Origins of the Silk Roads

Date: 

Oct 24, 2018, 6:00 pm
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Location: 

Geological Lecture Hall, 24 Oxford Street, Cambridge, MA 02138
Chinese vessel. Anonymous gift in memory of Oric Bates (‘05) through Langdon Warner, 1926. ©President and Fellows of Harvard College, Peabody Museum of Archaeology and Ethnology, PM# 26-50-60/D2663
Chinese vessel. Anonymous gift in memory of Oric Bates (‘05) through Langdon Warner, 1926. ©President and Fellows of Harvard College, Peabody Museum of Archaeology and Ethnology, PM# 26-50-60/D2663

Free Public Lecture

Rowan Flad, John E. Hudson Professor of Archaeology, Department of Anthropology, Harvard University

Approximately 4,000 years ago, the peoples of China and Eurasia gradually began to develop networks of interaction and exchange that radically transformed the cultures of both regions. These networks eventually gave rise to the Silk Road trade routes connecting the East and West. Rowan Flad will examine the archaeological evidence—from the Qijia Culture of Northwest China—that documents the agricultural, metallurgical, and technological innovations that resulted from the earliest trans-Eurasian exchanges, and how studies of the Silk Road origins are being reinvigorated by China’s One Belt, One Road initiative.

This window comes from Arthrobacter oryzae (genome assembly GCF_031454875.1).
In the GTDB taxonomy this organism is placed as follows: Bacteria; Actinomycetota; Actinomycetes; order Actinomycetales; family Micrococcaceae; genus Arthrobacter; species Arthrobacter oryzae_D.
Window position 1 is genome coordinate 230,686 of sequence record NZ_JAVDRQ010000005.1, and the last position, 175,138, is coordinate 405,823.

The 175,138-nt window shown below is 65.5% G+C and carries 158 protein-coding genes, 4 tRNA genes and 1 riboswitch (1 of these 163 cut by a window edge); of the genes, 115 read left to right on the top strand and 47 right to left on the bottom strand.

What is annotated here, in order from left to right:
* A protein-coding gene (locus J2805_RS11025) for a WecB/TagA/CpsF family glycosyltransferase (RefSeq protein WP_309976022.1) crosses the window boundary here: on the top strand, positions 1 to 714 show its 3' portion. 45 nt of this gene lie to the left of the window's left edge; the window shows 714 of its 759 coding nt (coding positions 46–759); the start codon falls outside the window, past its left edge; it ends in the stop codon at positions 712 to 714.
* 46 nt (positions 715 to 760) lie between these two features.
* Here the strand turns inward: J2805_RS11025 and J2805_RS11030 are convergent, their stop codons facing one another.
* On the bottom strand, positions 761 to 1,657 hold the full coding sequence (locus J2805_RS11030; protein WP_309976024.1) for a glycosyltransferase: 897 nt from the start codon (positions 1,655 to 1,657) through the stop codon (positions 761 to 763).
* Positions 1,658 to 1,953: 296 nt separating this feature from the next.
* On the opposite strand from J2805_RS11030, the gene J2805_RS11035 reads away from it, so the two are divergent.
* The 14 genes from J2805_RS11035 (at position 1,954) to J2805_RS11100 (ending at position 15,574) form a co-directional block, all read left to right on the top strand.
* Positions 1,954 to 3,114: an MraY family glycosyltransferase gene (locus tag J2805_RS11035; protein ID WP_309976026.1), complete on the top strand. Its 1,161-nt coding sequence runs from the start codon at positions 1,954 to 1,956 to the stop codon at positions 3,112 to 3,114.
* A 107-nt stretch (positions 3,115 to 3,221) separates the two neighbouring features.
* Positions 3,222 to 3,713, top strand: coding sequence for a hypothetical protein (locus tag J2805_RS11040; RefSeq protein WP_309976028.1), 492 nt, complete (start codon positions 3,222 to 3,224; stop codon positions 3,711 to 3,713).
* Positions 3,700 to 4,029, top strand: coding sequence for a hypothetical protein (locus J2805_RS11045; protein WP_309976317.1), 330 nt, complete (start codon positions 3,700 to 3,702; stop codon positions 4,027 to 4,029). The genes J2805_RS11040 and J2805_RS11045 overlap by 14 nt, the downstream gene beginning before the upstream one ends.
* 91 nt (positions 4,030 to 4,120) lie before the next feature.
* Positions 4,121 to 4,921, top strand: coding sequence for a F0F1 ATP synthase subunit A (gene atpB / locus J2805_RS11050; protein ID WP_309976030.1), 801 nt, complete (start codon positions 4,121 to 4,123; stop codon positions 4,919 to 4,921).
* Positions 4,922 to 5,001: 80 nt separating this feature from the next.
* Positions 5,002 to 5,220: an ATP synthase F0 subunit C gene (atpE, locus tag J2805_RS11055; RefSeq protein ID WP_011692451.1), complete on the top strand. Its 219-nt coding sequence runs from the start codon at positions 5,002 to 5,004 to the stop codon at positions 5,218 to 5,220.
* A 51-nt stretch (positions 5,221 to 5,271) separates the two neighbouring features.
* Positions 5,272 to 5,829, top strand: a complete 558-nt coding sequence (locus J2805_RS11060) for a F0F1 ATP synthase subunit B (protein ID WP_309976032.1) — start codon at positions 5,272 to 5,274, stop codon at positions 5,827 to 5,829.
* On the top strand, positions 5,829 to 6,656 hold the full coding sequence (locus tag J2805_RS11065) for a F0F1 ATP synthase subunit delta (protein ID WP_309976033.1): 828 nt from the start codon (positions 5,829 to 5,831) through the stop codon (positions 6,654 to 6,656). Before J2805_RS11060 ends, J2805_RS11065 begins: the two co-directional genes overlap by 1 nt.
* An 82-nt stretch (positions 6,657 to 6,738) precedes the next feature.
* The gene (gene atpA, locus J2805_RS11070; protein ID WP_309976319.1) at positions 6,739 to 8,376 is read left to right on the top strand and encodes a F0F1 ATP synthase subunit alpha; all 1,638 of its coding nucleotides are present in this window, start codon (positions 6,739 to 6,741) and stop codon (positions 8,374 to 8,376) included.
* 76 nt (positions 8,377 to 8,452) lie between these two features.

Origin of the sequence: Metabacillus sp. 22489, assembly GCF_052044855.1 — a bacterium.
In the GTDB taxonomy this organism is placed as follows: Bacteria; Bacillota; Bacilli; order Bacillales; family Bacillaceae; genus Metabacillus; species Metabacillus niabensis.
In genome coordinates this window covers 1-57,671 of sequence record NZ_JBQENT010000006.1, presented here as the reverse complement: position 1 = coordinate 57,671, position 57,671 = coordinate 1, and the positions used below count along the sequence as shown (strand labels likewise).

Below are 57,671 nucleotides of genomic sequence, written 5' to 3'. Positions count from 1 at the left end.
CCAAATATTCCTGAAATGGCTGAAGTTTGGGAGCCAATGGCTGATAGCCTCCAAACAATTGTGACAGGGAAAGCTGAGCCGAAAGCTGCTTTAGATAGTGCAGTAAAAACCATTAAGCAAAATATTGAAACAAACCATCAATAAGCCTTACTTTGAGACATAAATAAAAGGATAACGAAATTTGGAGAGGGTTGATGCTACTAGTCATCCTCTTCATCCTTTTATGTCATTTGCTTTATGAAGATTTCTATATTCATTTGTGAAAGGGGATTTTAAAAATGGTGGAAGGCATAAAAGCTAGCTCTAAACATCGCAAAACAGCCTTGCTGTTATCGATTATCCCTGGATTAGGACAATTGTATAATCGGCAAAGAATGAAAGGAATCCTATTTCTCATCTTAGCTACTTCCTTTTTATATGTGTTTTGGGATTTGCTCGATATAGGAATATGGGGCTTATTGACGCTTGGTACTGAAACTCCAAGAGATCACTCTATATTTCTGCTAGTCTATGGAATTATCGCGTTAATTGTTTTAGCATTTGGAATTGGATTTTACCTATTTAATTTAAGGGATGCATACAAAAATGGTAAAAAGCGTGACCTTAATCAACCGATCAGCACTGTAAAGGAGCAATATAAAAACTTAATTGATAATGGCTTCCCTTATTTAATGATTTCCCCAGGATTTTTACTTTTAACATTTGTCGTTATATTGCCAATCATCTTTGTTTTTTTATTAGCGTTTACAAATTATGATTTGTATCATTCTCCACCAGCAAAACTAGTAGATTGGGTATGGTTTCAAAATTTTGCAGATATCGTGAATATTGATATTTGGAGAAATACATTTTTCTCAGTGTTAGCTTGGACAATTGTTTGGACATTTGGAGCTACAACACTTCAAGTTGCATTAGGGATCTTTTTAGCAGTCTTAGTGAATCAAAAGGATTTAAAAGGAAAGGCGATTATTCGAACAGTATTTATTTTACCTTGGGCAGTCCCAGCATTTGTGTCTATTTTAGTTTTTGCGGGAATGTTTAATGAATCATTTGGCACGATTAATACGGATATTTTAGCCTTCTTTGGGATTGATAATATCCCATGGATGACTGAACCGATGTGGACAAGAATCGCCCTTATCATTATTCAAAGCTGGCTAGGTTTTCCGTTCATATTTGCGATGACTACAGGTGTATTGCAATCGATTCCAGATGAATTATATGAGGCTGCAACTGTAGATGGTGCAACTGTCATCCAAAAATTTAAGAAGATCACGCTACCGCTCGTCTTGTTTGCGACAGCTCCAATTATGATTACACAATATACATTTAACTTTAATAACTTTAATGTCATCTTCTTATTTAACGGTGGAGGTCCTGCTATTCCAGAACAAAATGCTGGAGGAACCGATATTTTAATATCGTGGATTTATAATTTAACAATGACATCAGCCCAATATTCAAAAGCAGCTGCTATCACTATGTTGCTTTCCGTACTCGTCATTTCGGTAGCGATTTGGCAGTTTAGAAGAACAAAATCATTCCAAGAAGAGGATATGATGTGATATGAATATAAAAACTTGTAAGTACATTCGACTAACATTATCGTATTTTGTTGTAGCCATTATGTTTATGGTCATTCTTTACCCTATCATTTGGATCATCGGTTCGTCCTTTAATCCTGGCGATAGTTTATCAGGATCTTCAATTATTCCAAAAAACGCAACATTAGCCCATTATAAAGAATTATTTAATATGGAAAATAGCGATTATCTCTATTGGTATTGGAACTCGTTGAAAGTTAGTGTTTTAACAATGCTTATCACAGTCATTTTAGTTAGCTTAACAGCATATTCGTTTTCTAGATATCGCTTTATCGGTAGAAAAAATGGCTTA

Lecture. Free and open to the public. Presented by Peabody Museum of Archaeology & Ethnology.
Free event parking available at 52 Oxford Street Garage

This event will be livestreamed on the Harvard Museums of Science & Culture Facebook page. A recording of this program will be available on our YouTube channel approximately three weeks after the lecture.